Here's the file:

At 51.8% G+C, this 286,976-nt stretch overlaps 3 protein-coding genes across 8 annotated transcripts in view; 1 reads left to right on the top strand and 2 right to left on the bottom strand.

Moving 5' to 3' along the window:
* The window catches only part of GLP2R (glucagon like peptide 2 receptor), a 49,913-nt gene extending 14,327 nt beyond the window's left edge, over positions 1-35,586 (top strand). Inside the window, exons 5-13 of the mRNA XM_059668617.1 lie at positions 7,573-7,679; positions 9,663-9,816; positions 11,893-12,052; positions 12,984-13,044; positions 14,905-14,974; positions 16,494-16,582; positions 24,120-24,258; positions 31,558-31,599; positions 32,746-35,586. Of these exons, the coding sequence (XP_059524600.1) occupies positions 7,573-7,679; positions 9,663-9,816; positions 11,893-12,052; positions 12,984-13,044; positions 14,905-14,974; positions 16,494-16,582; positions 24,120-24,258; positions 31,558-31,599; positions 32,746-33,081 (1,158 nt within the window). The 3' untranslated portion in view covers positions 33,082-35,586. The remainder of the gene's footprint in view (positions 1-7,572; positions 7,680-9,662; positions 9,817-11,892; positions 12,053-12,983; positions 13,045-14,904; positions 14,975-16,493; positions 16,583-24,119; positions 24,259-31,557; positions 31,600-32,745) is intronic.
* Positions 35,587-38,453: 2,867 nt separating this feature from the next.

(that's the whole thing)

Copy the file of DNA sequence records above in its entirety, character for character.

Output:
At 51.8% G+C, this 286,976-nt stretch overlaps 3 protein-coding genes across 8 annotated transcripts in view; 1 reads left to right on the top strand and 2 right to left on the bottom strand.

Moving 5' to 3' along the window:
* The window catches only part of GLP2R (glucagon like peptide 2 receptor), a 49,913-nt gene extending 14,327 nt beyond the window's left edge, over positions 1-35,586 (top strand). Inside the window, exons 5-13 of the mRNA XM_059668617.1 lie at positions 7,573-7,679; positions 9,663-9,816; positions 11,893-12,052; positions 12,984-13,044; positions 14,905-14,974; positions 16,494-16,582; positions 24,120-24,258; positions 31,558-31,599; positions 32,746-35,586. Of these exons, the coding sequence (XP_059524600.1) occupies positions 7,573-7,679; positions 9,663-9,816; positions 11,893-12,052; positions 12,984-13,044; positions 14,905-14,974; positions 16,494-16,582; positions 24,120-24,258; positions 31,558-31,599; positions 32,746-33,081 (1,158 nt within the window). The 3' untranslated portion in view covers positions 33,082-35,586. The remainder of the gene's footprint in view (positions 1-7,572; positions 7,680-9,662; positions 9,817-11,892; positions 12,053-12,983; positions 13,045-14,904; positions 14,975-16,493; positions 16,583-24,119; positions 24,259-31,557; positions 31,600-32,745) is intronic.
* Positions 35,587-38,453: 2,867 nt separating this feature from the next.